Employee surveys and focus groups are also go-to tools for HR managers to understand where employees want support.
Create employee engagement opportunities
Employee satisfaction isn’t just skill-related. Some 79% of employees said it’s important to have fun at work, according to Ultimate Software’s National Study on Satisfaction at Work. An HR manager’s ongoing dialogue with employees allows them to craft social initiatives that specifically address requests—and complaints.
In addition to preventing burnout and creating work-life balance, events breathe life into your company culture and keep employees engaged with it. Here are some ideas an HR manager might suggest:
- Weekly employee recognition
- Guide to local hotspots for new hires
- End-of-week happy hour
- In-office areas for socializing
- Team-wide celebrations
- Free yoga classes
- Time off to volunteer
Resolve employee disputes
In the previously mentioned survey, 75% of employees said they’d stay longer with a company that listens to their concerns. Startups are naturally feedback-welcome environments, but it’s especially crucial that employees feel the same comfort level when it comes to workplace grievances.
Without a formal HR department, managers and employees create their own norms and self-regulate behavior, which can easily lead to interpersonal disputes. At worst, the lack of oversight can open the door for abuse, discrimination, or sexual harassment.
In matters of employee relations, HR serves as a neutral third-party within your small business. Human resources creates and controls the conflict resolution process. As mediators, they’ll take the necessary actions to make sure all perspectives are heard and outline a comprehensive disciplinary system.
Create and monitor performance reviews and improvement plans
Performance management is another critical aspect of an HR strategy. You may work closely with an HR manager to craft an in-depth performance review template or allow the manager to handle the process entirely. Regular performance appraisals are key for both new and long-term employees.
If an employee is struggling with performance issues and small steps haven’t helped, a performance improvement plan (PIP) is another HR tool. A PIP is a detailed list of performance goals—such as answering all customer support requests within two hours—with concrete ways the employee will achieve it.
The employee, manager, and HR professional often work together to craft a PIP. From there, it’s usually HR’s responsibility to check in with the employee regularly.
Oversee employee pay and benefits
HR managers often oversee benefit management in addition to other tasks. They may administer payroll to full-time employees, as well as part-time workers and contractors. They're responsible for providing the correct benefit information to employees, and notifying them of delays or changes.
At the strategic level, HR managers will suggest additions to your benefit packages, like unlimited paid time off or covering commuting costs. They can also help trim your labor costs by negotiating better health insurance rates. Regularly assessing wages against the labor market and industry average is another way to keep employees satisfied.
Create and communicate clear workplace policies
From dress code policies to vacation request guidelines, an HR professional clearly describes and communicates company policies. They'll likely compile all of these rules and procedures into one employee handbook that’s reviewed regularly.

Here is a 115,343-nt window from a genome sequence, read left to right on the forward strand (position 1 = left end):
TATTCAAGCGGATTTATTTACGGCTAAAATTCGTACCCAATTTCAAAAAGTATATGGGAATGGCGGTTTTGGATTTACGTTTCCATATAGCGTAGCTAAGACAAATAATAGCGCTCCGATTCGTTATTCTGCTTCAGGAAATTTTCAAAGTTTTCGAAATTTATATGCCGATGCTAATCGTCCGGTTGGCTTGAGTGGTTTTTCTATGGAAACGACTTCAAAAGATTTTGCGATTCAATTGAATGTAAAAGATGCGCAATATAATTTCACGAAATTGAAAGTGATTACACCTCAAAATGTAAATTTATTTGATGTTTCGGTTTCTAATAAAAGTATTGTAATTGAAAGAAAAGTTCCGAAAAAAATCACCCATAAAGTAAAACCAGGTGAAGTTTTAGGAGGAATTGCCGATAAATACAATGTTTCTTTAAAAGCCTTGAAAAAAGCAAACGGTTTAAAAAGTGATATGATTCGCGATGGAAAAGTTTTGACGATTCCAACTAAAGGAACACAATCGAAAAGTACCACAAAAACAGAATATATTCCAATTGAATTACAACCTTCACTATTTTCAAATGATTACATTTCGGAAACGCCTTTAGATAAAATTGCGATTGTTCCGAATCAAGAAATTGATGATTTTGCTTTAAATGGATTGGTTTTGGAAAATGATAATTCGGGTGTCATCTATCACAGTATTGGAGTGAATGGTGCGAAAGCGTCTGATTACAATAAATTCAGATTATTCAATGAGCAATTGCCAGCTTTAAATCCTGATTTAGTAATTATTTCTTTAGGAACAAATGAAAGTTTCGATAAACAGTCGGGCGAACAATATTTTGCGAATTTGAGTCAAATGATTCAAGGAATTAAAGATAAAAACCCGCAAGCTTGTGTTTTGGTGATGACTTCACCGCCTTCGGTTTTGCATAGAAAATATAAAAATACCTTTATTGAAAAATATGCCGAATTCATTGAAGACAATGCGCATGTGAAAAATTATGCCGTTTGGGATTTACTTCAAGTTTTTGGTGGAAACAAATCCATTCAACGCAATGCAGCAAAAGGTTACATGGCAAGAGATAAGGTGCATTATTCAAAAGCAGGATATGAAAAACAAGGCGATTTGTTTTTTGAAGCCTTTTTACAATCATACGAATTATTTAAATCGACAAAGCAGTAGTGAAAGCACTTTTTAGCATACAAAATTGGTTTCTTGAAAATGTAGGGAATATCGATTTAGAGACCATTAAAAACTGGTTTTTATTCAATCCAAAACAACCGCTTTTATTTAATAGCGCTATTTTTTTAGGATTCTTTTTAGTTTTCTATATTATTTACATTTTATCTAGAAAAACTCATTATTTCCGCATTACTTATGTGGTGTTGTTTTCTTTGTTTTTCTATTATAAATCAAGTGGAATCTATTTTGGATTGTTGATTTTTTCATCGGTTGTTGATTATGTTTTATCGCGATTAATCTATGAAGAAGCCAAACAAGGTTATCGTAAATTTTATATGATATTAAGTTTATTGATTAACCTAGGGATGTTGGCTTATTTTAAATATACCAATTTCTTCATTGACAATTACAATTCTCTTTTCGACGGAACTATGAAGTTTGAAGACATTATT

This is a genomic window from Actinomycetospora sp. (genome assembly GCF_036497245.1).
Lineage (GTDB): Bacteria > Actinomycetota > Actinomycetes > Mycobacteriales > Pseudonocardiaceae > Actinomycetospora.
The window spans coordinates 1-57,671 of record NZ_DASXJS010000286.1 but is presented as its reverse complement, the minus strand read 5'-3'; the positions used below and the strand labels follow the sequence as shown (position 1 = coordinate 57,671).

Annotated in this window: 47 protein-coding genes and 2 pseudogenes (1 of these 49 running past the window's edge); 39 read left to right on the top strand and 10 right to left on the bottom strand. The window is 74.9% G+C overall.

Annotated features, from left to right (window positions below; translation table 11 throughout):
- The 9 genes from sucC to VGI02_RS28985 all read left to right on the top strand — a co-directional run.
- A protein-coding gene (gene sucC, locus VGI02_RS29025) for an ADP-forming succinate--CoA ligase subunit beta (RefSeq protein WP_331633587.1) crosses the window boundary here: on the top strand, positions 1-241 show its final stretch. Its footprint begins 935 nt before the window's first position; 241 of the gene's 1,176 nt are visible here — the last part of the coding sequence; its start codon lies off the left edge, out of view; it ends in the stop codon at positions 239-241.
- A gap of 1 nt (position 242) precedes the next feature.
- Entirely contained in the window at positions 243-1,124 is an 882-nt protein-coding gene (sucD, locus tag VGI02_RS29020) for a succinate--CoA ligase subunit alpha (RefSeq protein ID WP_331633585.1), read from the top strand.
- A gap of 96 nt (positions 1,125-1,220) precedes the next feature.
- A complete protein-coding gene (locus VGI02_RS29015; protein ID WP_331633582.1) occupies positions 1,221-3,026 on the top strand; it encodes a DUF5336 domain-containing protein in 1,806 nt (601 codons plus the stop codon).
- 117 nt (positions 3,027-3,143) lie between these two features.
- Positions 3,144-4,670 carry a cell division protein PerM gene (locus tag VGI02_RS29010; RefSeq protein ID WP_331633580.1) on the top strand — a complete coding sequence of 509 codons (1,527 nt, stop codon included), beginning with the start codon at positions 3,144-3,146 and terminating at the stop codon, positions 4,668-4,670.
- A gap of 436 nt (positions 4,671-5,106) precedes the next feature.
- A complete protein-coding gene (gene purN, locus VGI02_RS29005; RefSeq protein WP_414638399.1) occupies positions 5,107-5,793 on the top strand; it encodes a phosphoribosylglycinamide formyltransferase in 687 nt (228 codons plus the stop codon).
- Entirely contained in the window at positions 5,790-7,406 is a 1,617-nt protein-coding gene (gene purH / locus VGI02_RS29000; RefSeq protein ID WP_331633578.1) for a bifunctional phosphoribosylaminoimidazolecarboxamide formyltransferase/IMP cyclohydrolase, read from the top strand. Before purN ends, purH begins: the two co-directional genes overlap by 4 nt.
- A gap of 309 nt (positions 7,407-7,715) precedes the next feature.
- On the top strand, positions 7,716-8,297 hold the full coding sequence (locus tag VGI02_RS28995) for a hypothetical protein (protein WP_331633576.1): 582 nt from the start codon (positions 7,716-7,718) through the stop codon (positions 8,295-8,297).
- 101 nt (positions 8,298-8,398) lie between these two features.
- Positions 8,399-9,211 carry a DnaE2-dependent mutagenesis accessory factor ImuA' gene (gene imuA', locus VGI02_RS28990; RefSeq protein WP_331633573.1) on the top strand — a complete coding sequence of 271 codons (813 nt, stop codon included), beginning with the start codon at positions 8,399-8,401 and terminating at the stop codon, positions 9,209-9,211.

They'll also ensure that federal and state laws are reflected in your employee handbook, and updated accordingly. Policy documents can be created from scratch or built using templates from the Society for Human Resource Management (SHRM).
Maintain accurate HR records
There are certain records that businesses must maintain to comply with federal, state, and local laws. You'll entrust an HR professional with creating, documenting, and securely storing your employee paperwork. This is especially important for filing payroll taxes correctly and avoiding IRS penalties.
Here are some commonly implemented HR forms:
- New hire reporting forms
- Business expense reimbursement forms
- Company policy acknowledgments
- Business tax forms
- Receipt of company property
- Performance and discipline documents
Questions to consider when selecting an HR manager
We’ve now answered the question, “What does human resources do?” You may have decided it makes sense to hire an HR professional for your business.
As we’ve detailed in this article, human resource management requires many different skill sets. It’s common for HR professionals to specialize in one area of expertise, such as talent development or health care law.
You may see titles like HR generalist, HR specialist, or chief HR officer. They may have a bachelor's degree or master's degree, or no formalized training.
Here are several questions to help you match your business needs with HR roles:
- Is your business quickly growing? Look for someone who has HR management experience with a workforce larger than yours.
- Will you have enough work for them? If you only need someone to take data entry off your hands, the role is more appropriate for a junior HR generalist.
- How much can you afford to pay them? The average salary for a human resources manager is over $78,000. Will the benefits of adding a strategic planning partner balance out?
HR professionals offer a range of skill levels and specializations. How they fit into your business depends on the gaps you’re looking to fill.
Building a better, modern workplace
Startup founders might not see the need for formal human resources management. In a fast-moving, revenue-driven environment, self-accountability and culture preservation may take priority over cementing workplace processes into place.
But changing employer requirements and employee expectations call for a thoughtful and strategic way of approaching human resources. There's no one way to integrate HR management into your business. If you're unsure of where to start, it's worthwhile to contact an HR consultant for direction.